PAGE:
IE 11 is not supported. For an optimal experience visit our site on another browser.

Immigrant advocates challenge constitutionality of DeSantis' migrant flights

The Southern Poverty Law Center and immigration advocacy groups are suing Florida Gov. Ron DeSantis and the state transportation secretary for flying migrants to Massachusetts.
Gov. Ron DeSantis
Gov. Ron DeSantis during a gubernatorial debate in Fort Pierce, Fla., on Oct. 24.Crystal Vander Weit / Pool/TCPalm.com via AP file

The Southern Poverty Law Center and immigrant advocacy groups filed a lawsuit against Florida Gov. Ron DeSantis on Thursday over his flights of migrants from Texas to Martha's Vineyard, Massachusetts, in September.

The plaintiffs, three Florida nonprofits that support immigrant communities, including the Florida Immigrant Coalition, argue that the actions of DeSantis and Florida Transportation Secretary Jared Perdue were unconstitutional because they usurped "the federal government’s sole role in regulating and enforcing immigration law, muddying an already complex area of law, leading to chaos and confusion."

Additionally, they allege DeSantis' administration violated the Fourteenth Amendment "through its state-sponsored harassment of immigrants based on race, color, and national origin. "

Venezuelan migrants gather at the Vineyard Haven ferry terminal
Venezuelan migrants gather at the Vineyard Haven ferry terminal in Marthas Vineyard, Mass. on Sept. 16.Carlin Stiehl / The Boston Globe via Getty Images file

This is only the most recent lawsuit filed against DeSantis over the flights. Alianza Americas, a Chicago-based network of migrant-led organizations, and three migrants who landed in Massachusetts on flights filed a class-action lawsuit in September accusing DeSantis, a Republican, and other state officials of executing “a premeditated, fraudulent, and illegal scheme ... for the sole purpose of advancing their own personal, financial and political interests."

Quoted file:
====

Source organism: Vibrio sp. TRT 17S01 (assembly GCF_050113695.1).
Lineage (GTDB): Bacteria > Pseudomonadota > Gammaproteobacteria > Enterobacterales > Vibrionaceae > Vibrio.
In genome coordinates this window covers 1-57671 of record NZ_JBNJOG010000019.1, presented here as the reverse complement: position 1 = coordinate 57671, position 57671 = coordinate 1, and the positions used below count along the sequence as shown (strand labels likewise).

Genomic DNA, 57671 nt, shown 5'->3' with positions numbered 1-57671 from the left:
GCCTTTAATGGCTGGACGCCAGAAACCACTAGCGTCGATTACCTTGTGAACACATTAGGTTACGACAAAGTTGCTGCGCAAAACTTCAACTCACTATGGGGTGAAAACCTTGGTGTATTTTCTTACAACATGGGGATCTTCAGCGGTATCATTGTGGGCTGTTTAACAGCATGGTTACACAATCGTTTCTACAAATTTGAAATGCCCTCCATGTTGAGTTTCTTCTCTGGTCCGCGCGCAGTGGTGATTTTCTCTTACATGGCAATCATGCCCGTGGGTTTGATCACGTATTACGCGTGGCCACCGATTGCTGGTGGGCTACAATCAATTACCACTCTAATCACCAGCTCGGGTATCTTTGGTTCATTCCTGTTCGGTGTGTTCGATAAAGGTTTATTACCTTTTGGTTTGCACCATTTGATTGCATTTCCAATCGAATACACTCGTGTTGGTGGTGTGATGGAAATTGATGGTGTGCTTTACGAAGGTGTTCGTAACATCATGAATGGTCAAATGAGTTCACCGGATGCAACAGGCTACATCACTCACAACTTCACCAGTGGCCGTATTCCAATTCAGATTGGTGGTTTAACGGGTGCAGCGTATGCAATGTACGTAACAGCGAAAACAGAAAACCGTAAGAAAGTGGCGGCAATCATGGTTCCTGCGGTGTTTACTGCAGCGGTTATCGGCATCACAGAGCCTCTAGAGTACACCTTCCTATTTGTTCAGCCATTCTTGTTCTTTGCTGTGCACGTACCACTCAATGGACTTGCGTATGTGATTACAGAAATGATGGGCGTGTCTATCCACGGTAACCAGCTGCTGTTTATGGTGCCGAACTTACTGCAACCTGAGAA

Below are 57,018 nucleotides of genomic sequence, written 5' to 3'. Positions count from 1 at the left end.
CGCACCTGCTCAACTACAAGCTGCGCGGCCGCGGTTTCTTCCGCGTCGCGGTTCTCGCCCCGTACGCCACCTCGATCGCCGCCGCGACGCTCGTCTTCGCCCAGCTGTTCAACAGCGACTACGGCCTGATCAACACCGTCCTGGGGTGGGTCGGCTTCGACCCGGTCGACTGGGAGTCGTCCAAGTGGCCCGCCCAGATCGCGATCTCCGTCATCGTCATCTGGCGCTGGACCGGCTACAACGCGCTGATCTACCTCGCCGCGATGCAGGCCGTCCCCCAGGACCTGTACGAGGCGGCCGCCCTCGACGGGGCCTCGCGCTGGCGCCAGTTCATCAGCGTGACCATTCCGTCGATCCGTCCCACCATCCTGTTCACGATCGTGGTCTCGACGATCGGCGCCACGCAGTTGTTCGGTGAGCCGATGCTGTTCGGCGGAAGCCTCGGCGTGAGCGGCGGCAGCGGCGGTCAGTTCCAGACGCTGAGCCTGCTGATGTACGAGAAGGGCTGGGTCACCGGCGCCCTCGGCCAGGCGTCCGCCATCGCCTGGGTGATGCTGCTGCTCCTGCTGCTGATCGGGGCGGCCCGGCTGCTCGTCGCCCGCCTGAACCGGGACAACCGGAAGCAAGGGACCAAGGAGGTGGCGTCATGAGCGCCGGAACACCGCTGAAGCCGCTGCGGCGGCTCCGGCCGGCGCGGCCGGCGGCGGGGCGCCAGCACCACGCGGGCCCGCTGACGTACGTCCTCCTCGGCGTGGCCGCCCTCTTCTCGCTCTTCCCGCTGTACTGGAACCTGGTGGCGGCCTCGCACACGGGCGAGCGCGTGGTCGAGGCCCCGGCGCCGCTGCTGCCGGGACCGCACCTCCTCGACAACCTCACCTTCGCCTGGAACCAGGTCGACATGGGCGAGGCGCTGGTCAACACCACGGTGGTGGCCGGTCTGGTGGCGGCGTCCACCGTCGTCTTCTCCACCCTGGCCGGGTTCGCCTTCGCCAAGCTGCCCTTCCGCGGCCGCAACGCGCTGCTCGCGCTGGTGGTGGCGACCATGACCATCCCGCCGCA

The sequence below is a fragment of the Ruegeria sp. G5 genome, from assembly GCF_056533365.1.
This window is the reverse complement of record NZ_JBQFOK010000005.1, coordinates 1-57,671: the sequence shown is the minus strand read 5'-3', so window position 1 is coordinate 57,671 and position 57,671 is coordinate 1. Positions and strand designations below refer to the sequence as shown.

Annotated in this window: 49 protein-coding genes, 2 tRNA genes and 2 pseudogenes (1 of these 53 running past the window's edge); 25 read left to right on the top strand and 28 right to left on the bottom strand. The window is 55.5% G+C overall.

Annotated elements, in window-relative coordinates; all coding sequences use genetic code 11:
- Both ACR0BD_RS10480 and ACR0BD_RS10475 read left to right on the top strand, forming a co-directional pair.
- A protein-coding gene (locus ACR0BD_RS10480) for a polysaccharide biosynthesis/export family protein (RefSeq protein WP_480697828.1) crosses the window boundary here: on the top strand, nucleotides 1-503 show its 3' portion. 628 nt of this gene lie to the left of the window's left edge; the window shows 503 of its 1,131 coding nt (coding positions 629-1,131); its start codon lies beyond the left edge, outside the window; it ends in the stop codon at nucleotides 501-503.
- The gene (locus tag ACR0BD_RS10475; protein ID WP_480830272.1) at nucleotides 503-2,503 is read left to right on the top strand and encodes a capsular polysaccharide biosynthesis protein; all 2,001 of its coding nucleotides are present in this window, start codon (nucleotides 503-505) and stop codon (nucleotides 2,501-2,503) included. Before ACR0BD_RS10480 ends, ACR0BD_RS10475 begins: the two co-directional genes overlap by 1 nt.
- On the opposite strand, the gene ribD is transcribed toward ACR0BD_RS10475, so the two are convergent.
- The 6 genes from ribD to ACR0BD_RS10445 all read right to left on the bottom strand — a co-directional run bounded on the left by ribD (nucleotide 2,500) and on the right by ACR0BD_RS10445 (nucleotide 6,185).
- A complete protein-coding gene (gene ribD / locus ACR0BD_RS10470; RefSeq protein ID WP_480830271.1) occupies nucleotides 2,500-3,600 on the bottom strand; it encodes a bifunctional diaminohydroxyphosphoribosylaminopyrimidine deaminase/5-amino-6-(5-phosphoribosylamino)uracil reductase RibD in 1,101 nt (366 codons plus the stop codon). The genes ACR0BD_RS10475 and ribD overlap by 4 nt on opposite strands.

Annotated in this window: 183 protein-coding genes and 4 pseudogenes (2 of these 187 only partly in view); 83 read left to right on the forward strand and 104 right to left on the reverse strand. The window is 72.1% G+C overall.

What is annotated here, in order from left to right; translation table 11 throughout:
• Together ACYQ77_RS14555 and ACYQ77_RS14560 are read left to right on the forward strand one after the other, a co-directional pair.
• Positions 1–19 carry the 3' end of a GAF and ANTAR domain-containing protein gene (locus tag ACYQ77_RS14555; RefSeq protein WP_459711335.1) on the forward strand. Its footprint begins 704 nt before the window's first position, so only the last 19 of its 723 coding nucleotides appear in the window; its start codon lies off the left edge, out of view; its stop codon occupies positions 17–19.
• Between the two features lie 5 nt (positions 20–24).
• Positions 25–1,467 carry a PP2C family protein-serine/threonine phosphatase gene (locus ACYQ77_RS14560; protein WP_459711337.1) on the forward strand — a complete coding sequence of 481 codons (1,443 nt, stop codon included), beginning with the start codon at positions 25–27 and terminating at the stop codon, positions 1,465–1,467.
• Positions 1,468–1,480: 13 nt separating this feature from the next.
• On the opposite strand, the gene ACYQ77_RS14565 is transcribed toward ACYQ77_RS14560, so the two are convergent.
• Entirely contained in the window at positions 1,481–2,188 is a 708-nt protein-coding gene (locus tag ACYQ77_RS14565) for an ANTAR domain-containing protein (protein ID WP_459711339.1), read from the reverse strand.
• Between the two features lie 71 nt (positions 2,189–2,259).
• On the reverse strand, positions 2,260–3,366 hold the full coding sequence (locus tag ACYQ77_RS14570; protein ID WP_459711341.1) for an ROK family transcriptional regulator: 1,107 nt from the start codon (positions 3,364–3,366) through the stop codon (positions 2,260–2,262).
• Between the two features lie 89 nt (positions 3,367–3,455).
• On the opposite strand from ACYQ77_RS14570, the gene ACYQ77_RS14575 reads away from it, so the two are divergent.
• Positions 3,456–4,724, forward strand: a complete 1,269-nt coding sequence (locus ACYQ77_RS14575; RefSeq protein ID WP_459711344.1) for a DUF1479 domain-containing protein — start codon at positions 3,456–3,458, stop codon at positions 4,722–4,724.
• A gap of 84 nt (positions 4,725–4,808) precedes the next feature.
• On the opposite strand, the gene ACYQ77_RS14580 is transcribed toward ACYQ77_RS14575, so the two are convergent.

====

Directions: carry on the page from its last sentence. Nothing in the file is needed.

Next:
Those plaintiffs also said the state program violated constitutional protections as well as several federal statutes, and they asked the court to block DeSantis and others from “inducing immigrants to travel across state lines by fraud and misrepresentation.”

DeSantis pursued the flights as part of his effort to highlight illegal immigration and has insisted that no laws were broken under the $12 million relocation program.

Javier Salazar, the sheriff in Bexar County, Texas, opened a criminal investigation into DeSantis' move in September, saying the nearly 50 migrants who were flown to Massachusetts appeared to have been "lured under false pretenses."

“They were promised work,” he said. “They were promised the solution to several of their problems.”

The asylum-seekers, most of them Venezuelan, were then taken to the posh Massachusetts island “for little more than a photo op or a video op, and they were unceremoniously stranded in Martha’s Vineyard,” Salazar said.

DeSantis' immigration move escalated a tactic first used by Texas Gov. Greg Abbott, who has sent thousands of migrants to New York City, Chicago and Washington, D.C., liberal strongholds that bill themselves as “sanctuary cities” for immigrants. The moves aim to highlight what Abbott and DeSantis say are the lax and ineffective immigration policies of Democrats.

“Obviously, it’s sad that Martha’s Vineyard people deported them the next day, DeSantis said of the migrants he sent to Massachusetts in September. "They could have absorbed this. They chose not to. But what it shows is if 50 was a burden on one of the richest places in our country, what about all these other communities that have been overrun with hundreds or thousands?”